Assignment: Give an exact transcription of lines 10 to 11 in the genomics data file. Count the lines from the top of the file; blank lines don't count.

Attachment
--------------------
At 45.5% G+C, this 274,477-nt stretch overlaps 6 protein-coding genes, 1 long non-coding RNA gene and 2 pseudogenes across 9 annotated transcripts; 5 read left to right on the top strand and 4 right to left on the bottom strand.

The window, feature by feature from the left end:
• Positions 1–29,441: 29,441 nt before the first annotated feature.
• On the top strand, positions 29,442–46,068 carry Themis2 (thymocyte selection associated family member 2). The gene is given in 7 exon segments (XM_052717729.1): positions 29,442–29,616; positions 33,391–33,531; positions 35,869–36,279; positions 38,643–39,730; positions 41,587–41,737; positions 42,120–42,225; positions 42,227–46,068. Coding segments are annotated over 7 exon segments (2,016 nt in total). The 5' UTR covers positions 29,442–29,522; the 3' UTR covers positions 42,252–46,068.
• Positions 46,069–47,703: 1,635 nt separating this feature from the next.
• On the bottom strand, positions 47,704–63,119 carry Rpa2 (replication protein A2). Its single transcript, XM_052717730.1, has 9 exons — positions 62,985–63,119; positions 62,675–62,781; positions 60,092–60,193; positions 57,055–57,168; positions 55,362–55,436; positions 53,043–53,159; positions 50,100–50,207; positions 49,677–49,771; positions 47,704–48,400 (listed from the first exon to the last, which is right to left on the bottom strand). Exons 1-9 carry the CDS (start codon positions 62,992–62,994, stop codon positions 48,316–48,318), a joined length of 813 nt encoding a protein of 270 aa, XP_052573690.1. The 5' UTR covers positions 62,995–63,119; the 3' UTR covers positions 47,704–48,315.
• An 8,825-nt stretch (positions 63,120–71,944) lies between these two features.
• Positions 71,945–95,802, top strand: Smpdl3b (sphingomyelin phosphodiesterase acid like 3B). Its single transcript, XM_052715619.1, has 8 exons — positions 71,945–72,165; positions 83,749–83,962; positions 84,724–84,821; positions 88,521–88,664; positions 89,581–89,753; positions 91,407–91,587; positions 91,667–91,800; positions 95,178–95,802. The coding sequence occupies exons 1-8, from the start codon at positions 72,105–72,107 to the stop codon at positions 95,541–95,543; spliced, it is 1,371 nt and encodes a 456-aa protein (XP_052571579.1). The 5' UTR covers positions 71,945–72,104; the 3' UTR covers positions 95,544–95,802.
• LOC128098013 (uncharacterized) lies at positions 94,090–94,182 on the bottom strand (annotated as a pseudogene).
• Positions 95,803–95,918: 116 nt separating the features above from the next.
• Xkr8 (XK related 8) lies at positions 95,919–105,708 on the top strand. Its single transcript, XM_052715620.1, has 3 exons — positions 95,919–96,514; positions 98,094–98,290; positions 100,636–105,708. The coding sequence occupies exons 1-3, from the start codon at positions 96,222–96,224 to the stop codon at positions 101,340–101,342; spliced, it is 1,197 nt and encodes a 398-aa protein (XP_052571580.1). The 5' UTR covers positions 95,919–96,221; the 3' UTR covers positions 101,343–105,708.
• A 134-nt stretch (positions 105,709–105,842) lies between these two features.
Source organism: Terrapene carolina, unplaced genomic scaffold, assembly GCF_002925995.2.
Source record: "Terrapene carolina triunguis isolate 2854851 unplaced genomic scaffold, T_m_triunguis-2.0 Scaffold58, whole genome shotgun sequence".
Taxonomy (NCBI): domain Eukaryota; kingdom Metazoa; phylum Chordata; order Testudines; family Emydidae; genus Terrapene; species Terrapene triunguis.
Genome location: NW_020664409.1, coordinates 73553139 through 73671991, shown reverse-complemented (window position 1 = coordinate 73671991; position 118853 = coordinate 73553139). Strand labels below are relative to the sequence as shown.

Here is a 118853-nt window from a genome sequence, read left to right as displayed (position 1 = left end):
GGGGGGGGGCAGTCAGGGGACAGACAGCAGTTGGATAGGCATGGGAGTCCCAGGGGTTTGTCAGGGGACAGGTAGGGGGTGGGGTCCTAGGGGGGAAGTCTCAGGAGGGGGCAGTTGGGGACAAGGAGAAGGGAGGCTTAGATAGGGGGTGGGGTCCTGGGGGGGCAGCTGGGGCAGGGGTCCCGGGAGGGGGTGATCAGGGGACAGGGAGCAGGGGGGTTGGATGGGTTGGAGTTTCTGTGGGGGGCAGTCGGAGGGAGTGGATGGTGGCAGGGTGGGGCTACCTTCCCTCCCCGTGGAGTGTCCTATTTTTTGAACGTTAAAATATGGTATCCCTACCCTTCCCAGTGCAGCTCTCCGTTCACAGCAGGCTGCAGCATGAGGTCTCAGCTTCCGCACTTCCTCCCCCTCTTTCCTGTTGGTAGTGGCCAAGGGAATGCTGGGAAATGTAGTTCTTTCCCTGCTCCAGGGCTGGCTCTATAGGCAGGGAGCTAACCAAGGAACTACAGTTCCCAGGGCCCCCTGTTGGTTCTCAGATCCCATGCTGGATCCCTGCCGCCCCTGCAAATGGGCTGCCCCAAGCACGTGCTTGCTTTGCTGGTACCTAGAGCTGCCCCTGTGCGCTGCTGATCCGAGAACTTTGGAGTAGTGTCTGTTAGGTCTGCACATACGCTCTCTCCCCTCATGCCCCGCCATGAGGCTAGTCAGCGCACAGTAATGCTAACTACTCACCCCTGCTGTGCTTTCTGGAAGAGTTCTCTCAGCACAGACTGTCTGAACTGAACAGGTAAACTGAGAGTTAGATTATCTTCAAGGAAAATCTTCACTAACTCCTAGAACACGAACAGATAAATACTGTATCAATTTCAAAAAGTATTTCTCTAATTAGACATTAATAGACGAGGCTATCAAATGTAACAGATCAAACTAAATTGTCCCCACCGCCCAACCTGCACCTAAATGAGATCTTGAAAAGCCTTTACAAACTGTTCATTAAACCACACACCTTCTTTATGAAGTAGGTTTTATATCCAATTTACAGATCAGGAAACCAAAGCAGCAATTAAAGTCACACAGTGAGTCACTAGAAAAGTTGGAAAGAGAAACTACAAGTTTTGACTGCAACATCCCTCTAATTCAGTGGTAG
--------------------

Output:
• Positions 95,803–95,918: 116 nt separating the features above from the next.
• Xkr8 (XK related 8) lies at positions 95,919–105,708 on the top strand. Its single transcript, XM_052715620.1, has 3 exons — positions 95,919–96,514; positions 98,094–98,290; positions 100,636–105,708. The coding sequence occupies exons 1-3, from the start codon at positions 96,222–96,224 to the stop codon at positions 101,340–101,342; spliced, it is 1,197 nt and encodes a 398-aa protein (XP_052571580.1). The 5' UTR covers positions 95,919–96,221; the 3' UTR covers positions 101,343–105,708.